What is the difference between doing `net.cuda()` vs `net.to(device)`?

I was going through this post ([SOLVED] Make Sure That Pytorch Using GPU To Compute) and I had the question, what is the difference between these two pieces of code?

import torch.nn as nn
net = nn.Sequential(OrderedDict( [ ('fc1',nn.Linear(3,1)) ]) )
net.cuda()

vs

import torch
import torch.nn as nn

use_cuda = torch.cuda.is_available()
device = torch.device("cuda" if use_cuda else "cpu")

net = nn.Sequential( OrderedDict([ ('fc1', nn.Linear(3,1)) ]) )
net.to(device)

vs

import torch
import torch.nn as nn

use_cuda = torch.cuda.is_available()
device = torch.device("cuda" if use_cuda else "cpu")

net = nn.Sequential( OrderedDict([ ('fc1', nn.Linear(3,1)) ]) )
net = net.to(device)

which one is the recommended one? Which one is the one that is hardware agnostic (i.e. no matter type of gpu or even cpu).

is there some sort of internal flag I can check to see if things are properly placed in GPU?

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cuda() and to('cuda') are going to do the same thing, but the later is more flexible. As you can see in your example code, you can specify a device that might be ‘cpu’ if cuda is unavailable.

If you attempt to call cuda() on a system that doesn’t have a GPU, you’ll get:
AssertionError: Torch not compiled with CUDA enabled.

With the explicit call, you can also use multiple cuda devices – e.g. to('cuda:0') is different from to('cuda:1'). The simpler cuda() call will just use the default cuda device.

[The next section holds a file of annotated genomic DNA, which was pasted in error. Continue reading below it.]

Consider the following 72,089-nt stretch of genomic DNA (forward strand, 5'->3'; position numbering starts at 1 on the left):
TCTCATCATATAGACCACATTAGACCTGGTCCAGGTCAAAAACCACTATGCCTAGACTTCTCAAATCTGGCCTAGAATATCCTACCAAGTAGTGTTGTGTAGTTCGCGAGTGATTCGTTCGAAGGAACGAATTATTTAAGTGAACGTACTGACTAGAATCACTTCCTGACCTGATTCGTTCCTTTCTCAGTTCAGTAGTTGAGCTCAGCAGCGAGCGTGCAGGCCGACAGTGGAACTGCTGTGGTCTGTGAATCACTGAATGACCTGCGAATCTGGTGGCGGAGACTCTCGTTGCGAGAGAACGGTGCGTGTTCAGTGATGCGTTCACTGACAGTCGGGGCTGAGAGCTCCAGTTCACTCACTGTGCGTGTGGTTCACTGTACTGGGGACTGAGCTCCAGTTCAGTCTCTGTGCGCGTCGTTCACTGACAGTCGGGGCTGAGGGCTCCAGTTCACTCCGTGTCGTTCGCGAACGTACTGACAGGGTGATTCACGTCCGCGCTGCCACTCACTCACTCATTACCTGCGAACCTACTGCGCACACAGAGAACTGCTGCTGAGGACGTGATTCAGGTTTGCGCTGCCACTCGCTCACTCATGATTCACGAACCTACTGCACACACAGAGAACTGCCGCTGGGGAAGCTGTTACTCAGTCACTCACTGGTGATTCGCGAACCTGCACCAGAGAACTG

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what about:

import torch
import torch.nn as nn

use_cuda = torch.cuda.is_available()
device = torch.device("cuda" if use_cuda else "cpu")

net = nn.Sequential( OrderedDict([ ('fc1', nn.Linear(3,1)) ]) )
net = net.to(device)

vs

import torch
import torch.nn as nn

use_cuda = torch.cuda.is_available()
device = torch.device("cuda" if use_cuda else "cpu")

net = nn.Sequential( OrderedDict([ ('fc1', nn.Linear(3,1)) ]) )
net.to(device)

?

Whats the difference? Which one do I choose?

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Your second variant is copying the net to the device, but not assigning the copy to anything. to(device) is not an in-place operation, so this effectively doesn’t do anything.

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Not sure if thats correct. It seems that there are no errors thrown (if I have data not in cuda/gpu the type of the tensor won’t match the net so an error would be thrown). So it seems that net.to(device) mutates my net and must put it in gpu…otherwise I would have seen an error thrown.

I wonder if this a unintended bug in pytorch and where they meant net = net.to(device) to be the only thing to work.

ah, you’re correct. I’m used to tensor to which is out of place. It might be better habit to re-assign, as I have seen a number of mistakes where a tensor.to(device) was assumed to be in-place.

In [14]: net=torch.nn.Linear(3,4)
In [15]: net.weight.device
Out[15]: device(type='cpu')
In [16]: net.to('cuda')
Out[16]: Linear(in_features=3, out_features=4, bias=True)
In [17]: net.weight.device
Out[17]: device(type='cuda', index=0)
2 Likes

what does the in-placeness of .to(device) have to do with this?

I’m confused.

1 Like

If you call .to() on a tensor, the operation will not be performed in-place, thus you need to assign a new variable to the it.
On the module however, all parameters will be pushed internally to the specified device, so you don’t need to assign the model back to the call.